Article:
With winter's onset, temperatures of 10 degrees will be common, accompanied by winds of 80-90 mph, Buchanan says. Millions of people are at risk of starving or dying of exposure. Relief groups calculate the cost of saving a life in Afghanistan over the next six to eight months at $50.
Buchanan's ministry is four years old and moved from Virginia to Raleigh two years ago. It isn't an "implementing agency," Buchanan says. Rather, he and three other staff members raise money and supplies and give them to other nonprofit organizations that make the actual deliveries to needy populations around the world. Last year, Stop Hunger Now distributed about $5 million to partner groups in 18 countries from Haiti to Sierra Leone and North Korea.
Buchanan was in Afghanistan to assess the needs there and the capacity of relief groups on the ground to address them. He crossed the border from Tajikistan with representatives of four such groups. He's been in relief work a total of 22 years; the other representatives had over 100 years of combined experience. They agreed that they were witnessing the worst humanitarian disaster of their lives and, because of the fighting and the onset of winter, the most difficult relief effort.
The American bombing complicated things, but it was not the chief cause of the disaster. The cause is a three-and-a-half year drought that is crippling all of Central Asia, combined with years of fighting in Afghanistan that has forced millions of people to flee their homes and become refugees. Because Tajikistan, Uzbekistan and Pakistan all have closed their borders for fear of infiltration by Afghan-based Islamic terrorist groups, these displaced populations "are like fish circling in a bowl," Buchanan says, "because there is no place for them to go."
The Independent: What was the terrain like where you were?
Ray Buchanan: It's mountainous, and it would be steppes, and food would be grown there but for the drought. Instead, there's nothing but dirt. It feels like talcum powder. When the wind blows, it gets into everything; everyone there has skin infections.
What did you see when you crossed the border?
After you go through customs, you make a big turn and you go through the old village of Dashi Qala, which is abandoned. These are all adobe mud walls that are deteriorating--all waist-high, chest-high, most of the roofs are gone, and this was a village of 1,000 families or so, and streets; it's like a ghost town. And you go about one kilometer or two, and there's a compound where we rented space, and then another kilometer and there's a new town of Dashi Qala. What happened is that with the fighting, they abandoned the original village and then built this one, which is about 1,000 or 1,500 families living in mud huts.
You went through Khojja Boddin?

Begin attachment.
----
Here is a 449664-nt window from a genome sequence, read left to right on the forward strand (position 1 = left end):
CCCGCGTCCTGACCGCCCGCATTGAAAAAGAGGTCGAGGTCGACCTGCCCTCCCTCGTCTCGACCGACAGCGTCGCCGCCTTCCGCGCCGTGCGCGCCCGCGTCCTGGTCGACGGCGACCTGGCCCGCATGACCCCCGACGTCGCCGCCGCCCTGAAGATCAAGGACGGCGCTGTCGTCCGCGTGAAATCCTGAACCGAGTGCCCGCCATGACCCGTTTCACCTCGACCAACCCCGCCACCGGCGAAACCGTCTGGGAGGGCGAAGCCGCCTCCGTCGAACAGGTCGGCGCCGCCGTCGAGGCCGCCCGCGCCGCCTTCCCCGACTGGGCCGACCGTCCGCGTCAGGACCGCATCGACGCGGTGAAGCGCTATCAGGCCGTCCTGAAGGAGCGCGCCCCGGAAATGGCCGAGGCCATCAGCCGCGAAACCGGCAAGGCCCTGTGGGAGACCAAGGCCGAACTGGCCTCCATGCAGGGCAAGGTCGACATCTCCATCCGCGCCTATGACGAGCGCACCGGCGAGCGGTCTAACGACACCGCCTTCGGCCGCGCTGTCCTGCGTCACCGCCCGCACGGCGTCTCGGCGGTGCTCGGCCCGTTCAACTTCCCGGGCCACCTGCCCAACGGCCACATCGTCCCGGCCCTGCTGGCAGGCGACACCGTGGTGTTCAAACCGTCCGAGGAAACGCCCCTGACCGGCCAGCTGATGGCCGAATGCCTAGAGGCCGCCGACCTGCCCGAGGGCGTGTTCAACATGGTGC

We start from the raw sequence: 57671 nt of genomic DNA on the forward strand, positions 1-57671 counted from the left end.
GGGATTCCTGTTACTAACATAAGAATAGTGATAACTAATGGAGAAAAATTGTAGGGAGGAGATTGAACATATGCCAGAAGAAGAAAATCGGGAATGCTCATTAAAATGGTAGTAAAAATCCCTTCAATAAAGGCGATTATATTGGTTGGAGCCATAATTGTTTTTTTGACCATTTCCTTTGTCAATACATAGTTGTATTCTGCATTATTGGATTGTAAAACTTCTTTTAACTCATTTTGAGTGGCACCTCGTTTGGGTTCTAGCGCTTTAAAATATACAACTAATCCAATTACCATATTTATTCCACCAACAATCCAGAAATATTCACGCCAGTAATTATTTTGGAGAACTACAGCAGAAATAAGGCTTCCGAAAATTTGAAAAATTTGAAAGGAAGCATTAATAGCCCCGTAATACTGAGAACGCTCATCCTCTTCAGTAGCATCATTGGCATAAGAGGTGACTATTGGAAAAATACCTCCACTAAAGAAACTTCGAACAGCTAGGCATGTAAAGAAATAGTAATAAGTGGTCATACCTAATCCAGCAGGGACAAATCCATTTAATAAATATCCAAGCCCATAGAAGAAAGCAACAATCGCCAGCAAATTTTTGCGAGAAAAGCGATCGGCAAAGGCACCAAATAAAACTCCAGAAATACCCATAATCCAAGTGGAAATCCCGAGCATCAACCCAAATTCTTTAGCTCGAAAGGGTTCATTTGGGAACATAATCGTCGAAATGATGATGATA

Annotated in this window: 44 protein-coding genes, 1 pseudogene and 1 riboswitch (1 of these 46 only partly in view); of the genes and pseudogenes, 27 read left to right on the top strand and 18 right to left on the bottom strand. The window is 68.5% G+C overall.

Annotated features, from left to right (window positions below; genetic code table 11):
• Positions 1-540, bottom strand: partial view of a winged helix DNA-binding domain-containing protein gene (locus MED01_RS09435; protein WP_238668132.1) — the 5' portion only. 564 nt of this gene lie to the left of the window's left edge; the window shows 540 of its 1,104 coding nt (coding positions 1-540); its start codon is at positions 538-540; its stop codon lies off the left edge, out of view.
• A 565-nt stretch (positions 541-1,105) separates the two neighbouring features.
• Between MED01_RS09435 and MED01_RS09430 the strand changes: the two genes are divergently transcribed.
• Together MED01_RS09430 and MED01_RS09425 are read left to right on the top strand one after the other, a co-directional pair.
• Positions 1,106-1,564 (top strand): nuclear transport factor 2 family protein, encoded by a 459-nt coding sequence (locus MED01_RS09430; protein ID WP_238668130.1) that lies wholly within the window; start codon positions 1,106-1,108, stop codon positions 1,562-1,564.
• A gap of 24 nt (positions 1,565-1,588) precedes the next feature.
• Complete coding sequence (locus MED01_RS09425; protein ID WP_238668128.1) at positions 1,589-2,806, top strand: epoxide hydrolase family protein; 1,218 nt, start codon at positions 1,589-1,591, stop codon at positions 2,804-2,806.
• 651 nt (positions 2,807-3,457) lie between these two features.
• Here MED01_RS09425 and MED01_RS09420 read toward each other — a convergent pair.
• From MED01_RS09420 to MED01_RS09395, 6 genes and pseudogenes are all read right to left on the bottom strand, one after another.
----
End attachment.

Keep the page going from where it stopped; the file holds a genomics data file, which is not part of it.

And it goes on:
Yes, that was about eight kilometers away, and there's a displaced persons camp there with about 1,000 families or so, and a little further, the village of Navabad, which seemed to have the most needs. Another 1,000 or so families were living there, a total of 5,000 to 7,000 people, and what you don't realize at first is that every family is a host family, and has displaced or refugee people living with them, and the host families themselves are at risk.
People are dying?
We didn't see anyone die while we were there. ... But above the camp was a hillside about half a mile long, and it was just covered with mounds, and every mound was a grave. And the camp had only been there a year and a half. And when you ask people about it, they say, oh, last winter every child two years of age or younger died of exposure or malnutrition.
Did you get any sense of how people felt about Americans?
When you're in an area where people are struggling to survive, politics is the farthest thing from their minds. Parents with starving children don't care, if you're there to help, if you're an American or a Martian. ... We asked some ladies how much food do you have, and what they brought out was enough to hold in their hands--not enough for a day. Yet these people would invite you into their homes. ... In that part of the world, they have a culture of hospitality that--and I'm from Texas--it puts Southern hospitality to shame.
You said this is worse than the famine in Sudan or Ethiopia?
According to the U.N., and I can agree from having been there, this is the worst humanitarian crisis of our lifetime because of the sheer magnitude of the area covered and the number of people at risk. The drought has affected all of Central Asia from North Korea to China, Mongolia, Kazakstan, Kyrgyzstan and even into the Caucasus. In Afghanistan, because of the years of fighting and the number of refugees, eight million people are at risk of starving this winter. That's one-third of the population.
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